Mapserver Debug Logging

Daniel Morissette spills the beans on the mapserver-users list:

IIRC, LOG only logs some info on the mapserv request status at the end of its execution. I don’t use it much and don’t know much about it.

To get debugging output, with MapServer 5.0+, set:

CONFIG “MS_ERRORFILE” “/var/tmp/ms.log”

… and then set DEBUG level (ON, or number between 1 and 5) at the top-level in the mapfile and in each layer for which you want debugging output.

More details are available in RFC-28:

If there is something definitively “bad” about modern Mapserver it is the migration of configuration directives into “magic string” blocks of the map file, which are much less well documented that the “official” elements of the file.

CONFIG, PROCESSING, METADATA, that’s right, I’m looking at you.

Mapserver and Lat/Lon

One of the problems with open source is how much interesting stuff hides beneath the surface, only visible to those willing to read the source code… interesting features you do not even know are there!

On the bright side, you can find these Easter Eggs, if you look.

For example, today I found a case where Mapserver renders projected maps even when the extents you send in are in lon/lat!

My map file looks like this (note the output projection is defined as Mercator):

  SHAPEPATH "/Users/pramsey/Code/mapserver/msworldtest/"
    NAME continent
    DATA continent
      OUTLINECOLOR 10 10 10
      COLOR 200 200 200

My request URL looks like this (note the mapext coordinates are lon/lat):


And the output looks like this:

So my request was in geographic coordinates, but my output was still in Mercator.

This is, of course, a brutal bug-in-waiting for someone with a projected coordinate system that happens to include valid requests in the range of (-180,-90 180,90). Mercator does, but a 180x180 meter patch of the Atlantic ocean will probable never be zoomed in on – if it is, the user will suddenly see the whole world, to their great surprise.

That's Billion with a "B"

This article on scaling PostgreSQL to support Skype’s operations is well worth a read for anyone running a high-end PostgreSQL installation.

PostgreSQL is used “as the main DB for most of [Skype’s] business needs.” Their approach is to use a traditional stored procedure interface for accessing data and on top of that layer proxy servers which hash SQL requests to a set of database servers that actually carry out queries. The result is a horizontally partitioned system that they think will scale to handle 1 billion users.

Snapping Points in PostGIS

Fun question on the #postgis IRC channel today, just hard enough to be interesting and just easy enough to not be overwhelming:

Given a table of points and a table of lines, snap all the points within 10 metres of the lines to the lines.

My first thought was “PostGIS doesn’t have that snapping function”, but it actually does, hidden in the linear-referencing functions: ST_Line_Locate_Point(line, point).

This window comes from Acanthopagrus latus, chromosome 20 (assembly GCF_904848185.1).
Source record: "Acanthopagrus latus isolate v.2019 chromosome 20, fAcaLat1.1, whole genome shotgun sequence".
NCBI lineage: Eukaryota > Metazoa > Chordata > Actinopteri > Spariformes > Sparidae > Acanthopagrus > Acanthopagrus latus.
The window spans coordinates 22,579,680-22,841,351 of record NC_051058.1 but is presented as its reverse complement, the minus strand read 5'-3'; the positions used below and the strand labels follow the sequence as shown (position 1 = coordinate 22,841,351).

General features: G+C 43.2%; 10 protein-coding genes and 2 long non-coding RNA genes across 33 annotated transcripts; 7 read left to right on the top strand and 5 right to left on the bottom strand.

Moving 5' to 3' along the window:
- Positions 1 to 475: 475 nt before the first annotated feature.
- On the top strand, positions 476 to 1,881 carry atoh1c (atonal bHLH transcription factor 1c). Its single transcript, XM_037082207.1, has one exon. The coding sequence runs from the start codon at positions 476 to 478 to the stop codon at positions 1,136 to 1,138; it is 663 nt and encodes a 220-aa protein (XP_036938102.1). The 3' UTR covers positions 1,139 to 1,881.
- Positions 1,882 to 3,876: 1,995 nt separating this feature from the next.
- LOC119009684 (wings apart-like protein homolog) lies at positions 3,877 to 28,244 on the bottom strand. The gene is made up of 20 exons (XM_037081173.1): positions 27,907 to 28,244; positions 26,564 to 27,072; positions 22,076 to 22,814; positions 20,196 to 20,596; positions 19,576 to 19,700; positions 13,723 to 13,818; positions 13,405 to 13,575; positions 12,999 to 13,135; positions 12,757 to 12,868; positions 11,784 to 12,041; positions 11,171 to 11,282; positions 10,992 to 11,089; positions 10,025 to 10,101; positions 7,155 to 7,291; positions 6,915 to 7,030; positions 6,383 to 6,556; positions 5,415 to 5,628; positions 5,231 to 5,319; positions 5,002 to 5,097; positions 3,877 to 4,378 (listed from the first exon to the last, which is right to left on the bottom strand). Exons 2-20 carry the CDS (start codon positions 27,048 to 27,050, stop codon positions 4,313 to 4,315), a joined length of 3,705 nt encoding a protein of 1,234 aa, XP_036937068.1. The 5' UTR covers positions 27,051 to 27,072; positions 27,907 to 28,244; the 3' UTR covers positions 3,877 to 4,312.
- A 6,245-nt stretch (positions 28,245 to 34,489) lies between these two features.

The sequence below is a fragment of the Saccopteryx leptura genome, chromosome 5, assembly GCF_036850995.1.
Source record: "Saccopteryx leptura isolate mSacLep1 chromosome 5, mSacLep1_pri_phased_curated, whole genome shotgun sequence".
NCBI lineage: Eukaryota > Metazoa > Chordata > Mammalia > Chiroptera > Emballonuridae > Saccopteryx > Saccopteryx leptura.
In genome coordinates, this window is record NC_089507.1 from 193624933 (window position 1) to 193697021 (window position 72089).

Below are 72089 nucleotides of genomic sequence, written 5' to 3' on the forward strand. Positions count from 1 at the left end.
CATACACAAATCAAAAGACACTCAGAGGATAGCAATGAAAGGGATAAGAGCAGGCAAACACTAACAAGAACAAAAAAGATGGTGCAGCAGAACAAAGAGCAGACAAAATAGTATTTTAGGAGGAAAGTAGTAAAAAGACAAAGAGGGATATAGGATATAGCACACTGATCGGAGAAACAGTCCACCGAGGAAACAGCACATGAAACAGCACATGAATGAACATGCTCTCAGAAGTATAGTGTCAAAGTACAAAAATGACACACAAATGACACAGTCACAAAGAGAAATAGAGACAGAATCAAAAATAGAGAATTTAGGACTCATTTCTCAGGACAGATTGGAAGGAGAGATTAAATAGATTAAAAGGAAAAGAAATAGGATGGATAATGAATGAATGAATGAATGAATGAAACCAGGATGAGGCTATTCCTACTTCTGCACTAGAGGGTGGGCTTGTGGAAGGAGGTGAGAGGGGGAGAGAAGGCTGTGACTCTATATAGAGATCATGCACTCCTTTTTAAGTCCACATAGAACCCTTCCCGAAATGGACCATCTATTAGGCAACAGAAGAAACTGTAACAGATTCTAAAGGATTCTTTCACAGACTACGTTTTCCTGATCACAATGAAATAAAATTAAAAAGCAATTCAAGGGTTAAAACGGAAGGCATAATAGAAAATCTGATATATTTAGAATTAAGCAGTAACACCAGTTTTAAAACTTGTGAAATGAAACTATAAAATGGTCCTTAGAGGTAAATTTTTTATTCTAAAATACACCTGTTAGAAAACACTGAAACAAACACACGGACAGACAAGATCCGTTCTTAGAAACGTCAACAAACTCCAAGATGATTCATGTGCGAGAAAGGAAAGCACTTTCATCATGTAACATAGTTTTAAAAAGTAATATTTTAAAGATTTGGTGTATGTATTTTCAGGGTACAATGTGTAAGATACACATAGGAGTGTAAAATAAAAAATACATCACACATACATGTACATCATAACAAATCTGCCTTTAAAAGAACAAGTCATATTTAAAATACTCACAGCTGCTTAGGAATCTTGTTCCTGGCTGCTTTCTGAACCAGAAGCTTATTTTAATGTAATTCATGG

OK, that returns a measure along the line, but I want a point! No problem, ST_Line_Interpolate_Point(line, measure) returns a point from a measure.

Great, so now all I need are, for each point within 10 metres of the lines, the nearest line. Yuck, finding the minimum. However, with the PostgreSQL DISTINCT ON syntax and some ordering, it all pops out:

            ST_line_locate_point(ln_geom, vgeom)
        ln.the_geom AS ln_geom,
        pt.the_geom AS pt_geom, AS ln_id, AS pt_id, 
        ST_Distance(ln.the_geom, pt.the_geom) AS d
        point_table pt, 
        line_table ln 
        ST_DWithin(pt.the_geom, ln.the_geom, 10.0) 
    ORDER BY pt_id, d
) AS subquery;

The sub-query finds all the points/line combinations that meet the 10 meter tolerance rule, and returns them in sorted order, by point id and distance. The outer query then strips off the first entry for each distinct point id and runs the LRS functions on it to derive the new snapped point.



One of the things I wanted to do after moving on from Refractions was get back into technology in a “hands on” way again, and the place I most want to get my hands dirty is with PostGIS. It’s all very nice to be a technology evangelist, but very frustrating to have to depend entirely on others to get things implemented. I have to be my own staff now, and that means if I want to play with the guts of PostGIS, I have to learn C.

So that’s what I’m doing. I have my book. I work through exercises. I read the PostGIS code. It’s a slow process, but rewarding as my understanding grows.

For those of you who, like me, have mostly worked in higher level languages, I want to share my C “wow” moment for the week. C has arrays. The syntax is the same as (surprise) all those other languages (Java, Perl, Javascript, PHP) that ape C syntax. Want to iterate through an array? No problem, very familiar, we print out the contents of our array:

for( i = 0; i < sizeof(array); i++ ) {
   printf( "%d\n", array[i] );

Now, I knew C pointers were much less abstract than Java pointers, they actually point to memory addresses. Even so, there’s knowing and then there is KNOWING. This routine, that also prints the contents of the array, blew my mind:

for( i = 0; i < sizeof(array); i++ ) {
     printf( "%d\n", *(array + i) );


First, it turns out that the value of the bare “array” variable is just a pointer to the front of the array (how efficient). But the icing on the cake is that you can do math on the pointers! I add 1 to the pointer, and now it’s pointing at the next element, so when I dereference the pointer (with that *) out pops the next value!

All you CompSci majors can have a laugh at my expense (“technopeasant!”), but I’m self-taught, and I have been living in other people’s (Perl, Java, PHP, Avenue (!!!), Javascript) interpreters for many years. This stuff is too cool.